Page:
New Sunderland boss O’Neill makes a grand entrance

John O'Shea and Seb Larsson

John O'Shea and Seb Larsson

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ANY self-respecting Messiah knows the value of a good entrance.

If you’re going to perform miracles, then ideally circumstances need to be as grim as they can be before you bring the dawning of the new light.

So Sunderland sliding ominously into the relegation zone for the first time this season and the team coming within five minutes of subsiding to another home defeat against a side in the bottom three, provided the perfect backdrop yesterday.

Then, just as things were looking their bleakest in the growing December gloom at the Stadium of Light; just as you were wondering whether those were vultures rather than seagulls circling overhead: came the comeback from the dead.

“It was surreal,” beamed O’Neill, still trying to wipe the grin off his face shortly after two goals in the last half-a-dozen minutes had rendered Blackburn’s first-half opener redundant.

“I felt, with 10 minutes to go, it was going to be a case of deja vu,” the Northern Irishman added after securing a precious victory in his first match in charge of the Black Cats.

“It felt a lot like the Wolves game – that we’d had loads and loads of possession in the game, still kept trying to play it right, but just couldn’t get it to go our way.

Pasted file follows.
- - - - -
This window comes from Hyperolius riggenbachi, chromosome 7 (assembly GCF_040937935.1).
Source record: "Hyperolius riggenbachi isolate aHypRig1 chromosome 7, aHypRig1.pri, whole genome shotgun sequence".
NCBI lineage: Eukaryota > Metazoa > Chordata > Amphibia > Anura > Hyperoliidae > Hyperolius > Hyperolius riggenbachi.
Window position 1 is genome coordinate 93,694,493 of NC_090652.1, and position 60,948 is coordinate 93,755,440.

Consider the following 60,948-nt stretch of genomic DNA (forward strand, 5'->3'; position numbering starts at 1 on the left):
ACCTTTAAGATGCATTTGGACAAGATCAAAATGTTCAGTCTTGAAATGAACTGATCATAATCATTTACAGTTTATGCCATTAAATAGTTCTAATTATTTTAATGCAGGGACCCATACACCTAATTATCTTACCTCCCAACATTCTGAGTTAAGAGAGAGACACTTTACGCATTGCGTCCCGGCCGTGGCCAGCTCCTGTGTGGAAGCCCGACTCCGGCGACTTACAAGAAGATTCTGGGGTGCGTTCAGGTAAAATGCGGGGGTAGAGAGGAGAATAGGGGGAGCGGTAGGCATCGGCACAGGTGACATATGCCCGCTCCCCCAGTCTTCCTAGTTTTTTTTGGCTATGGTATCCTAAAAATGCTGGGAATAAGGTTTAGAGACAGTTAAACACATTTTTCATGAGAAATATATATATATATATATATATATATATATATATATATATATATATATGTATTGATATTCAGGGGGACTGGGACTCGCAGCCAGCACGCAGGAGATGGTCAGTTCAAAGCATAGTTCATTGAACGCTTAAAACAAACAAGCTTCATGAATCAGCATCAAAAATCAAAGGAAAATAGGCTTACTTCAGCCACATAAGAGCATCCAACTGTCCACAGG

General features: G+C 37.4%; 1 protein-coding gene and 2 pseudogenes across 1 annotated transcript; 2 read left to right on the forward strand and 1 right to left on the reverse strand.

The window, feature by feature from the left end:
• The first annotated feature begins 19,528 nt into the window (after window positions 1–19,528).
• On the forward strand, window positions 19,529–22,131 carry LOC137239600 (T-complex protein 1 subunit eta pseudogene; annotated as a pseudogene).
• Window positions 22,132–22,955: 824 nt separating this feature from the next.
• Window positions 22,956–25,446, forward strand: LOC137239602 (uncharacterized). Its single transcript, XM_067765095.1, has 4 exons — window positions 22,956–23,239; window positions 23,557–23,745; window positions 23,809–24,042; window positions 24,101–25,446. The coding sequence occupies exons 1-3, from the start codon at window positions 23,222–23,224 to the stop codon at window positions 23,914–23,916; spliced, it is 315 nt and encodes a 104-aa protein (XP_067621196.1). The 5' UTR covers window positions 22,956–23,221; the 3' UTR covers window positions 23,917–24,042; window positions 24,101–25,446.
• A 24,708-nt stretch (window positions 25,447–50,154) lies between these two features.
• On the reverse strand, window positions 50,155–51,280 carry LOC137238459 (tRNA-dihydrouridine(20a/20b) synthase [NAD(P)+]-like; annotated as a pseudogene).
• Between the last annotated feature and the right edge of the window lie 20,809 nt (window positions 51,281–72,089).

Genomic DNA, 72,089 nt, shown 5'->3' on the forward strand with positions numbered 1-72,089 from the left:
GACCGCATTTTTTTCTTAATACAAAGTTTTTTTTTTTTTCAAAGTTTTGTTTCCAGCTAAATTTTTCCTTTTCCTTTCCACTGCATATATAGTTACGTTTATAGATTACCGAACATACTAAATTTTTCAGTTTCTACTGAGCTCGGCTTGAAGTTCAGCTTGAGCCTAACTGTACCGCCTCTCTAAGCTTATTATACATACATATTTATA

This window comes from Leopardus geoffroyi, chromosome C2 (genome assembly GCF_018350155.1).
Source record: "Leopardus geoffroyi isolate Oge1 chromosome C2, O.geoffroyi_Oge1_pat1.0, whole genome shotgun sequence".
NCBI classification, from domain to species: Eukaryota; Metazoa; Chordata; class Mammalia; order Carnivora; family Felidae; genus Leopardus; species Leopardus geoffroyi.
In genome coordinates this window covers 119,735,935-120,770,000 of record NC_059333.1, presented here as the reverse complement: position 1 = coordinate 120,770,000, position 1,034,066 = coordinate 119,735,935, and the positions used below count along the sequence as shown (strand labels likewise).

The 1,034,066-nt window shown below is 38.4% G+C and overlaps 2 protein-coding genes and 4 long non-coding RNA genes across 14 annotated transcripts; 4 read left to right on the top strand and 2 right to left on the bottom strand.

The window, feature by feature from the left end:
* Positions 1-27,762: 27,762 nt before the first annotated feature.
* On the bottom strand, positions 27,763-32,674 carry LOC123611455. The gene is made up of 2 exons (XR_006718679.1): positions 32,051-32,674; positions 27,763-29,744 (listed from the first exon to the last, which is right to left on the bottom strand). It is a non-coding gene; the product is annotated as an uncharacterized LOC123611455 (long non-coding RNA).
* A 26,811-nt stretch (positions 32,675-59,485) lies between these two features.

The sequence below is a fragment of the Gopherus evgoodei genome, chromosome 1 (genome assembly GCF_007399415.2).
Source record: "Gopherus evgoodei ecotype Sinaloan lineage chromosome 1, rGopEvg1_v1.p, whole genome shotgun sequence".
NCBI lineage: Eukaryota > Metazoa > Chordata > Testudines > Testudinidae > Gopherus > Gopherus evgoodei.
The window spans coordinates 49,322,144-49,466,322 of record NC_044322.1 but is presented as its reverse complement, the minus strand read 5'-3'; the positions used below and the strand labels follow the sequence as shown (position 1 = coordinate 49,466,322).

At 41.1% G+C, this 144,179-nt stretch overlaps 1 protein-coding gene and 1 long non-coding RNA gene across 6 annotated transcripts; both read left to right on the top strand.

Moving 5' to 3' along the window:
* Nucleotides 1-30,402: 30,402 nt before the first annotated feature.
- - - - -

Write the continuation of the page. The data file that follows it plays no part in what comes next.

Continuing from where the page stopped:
“I did feel that, at some stage, we deserved a break, were due it, and thankfully it came.

“We got a great goal from David Vaughan and, all of a sudden, you could feel the whole place lift because of it.

“Then we went on to get the second goal, which was just a dream.”

O’Neill has been careful to eschew the role of Sunderland’s saviour since taking on the job from the increasingly snookered Steve Bruce.

He has played down his schoolboy affiliations to Sunderland’s cause, primarily because he feels uncomfortable with the local hero tag before he has accomplished anything.

Mention of the word “Messiah” in his presence would undoubtedly make him cringe.

Nevertheless, there is a definite rebirth here, even if it is only in O’Neill’s own thrill for the joys the game can bring.

“Winning that game?” he mused “It brought it home to me exactly what I’ve been missing.

“In abundance.”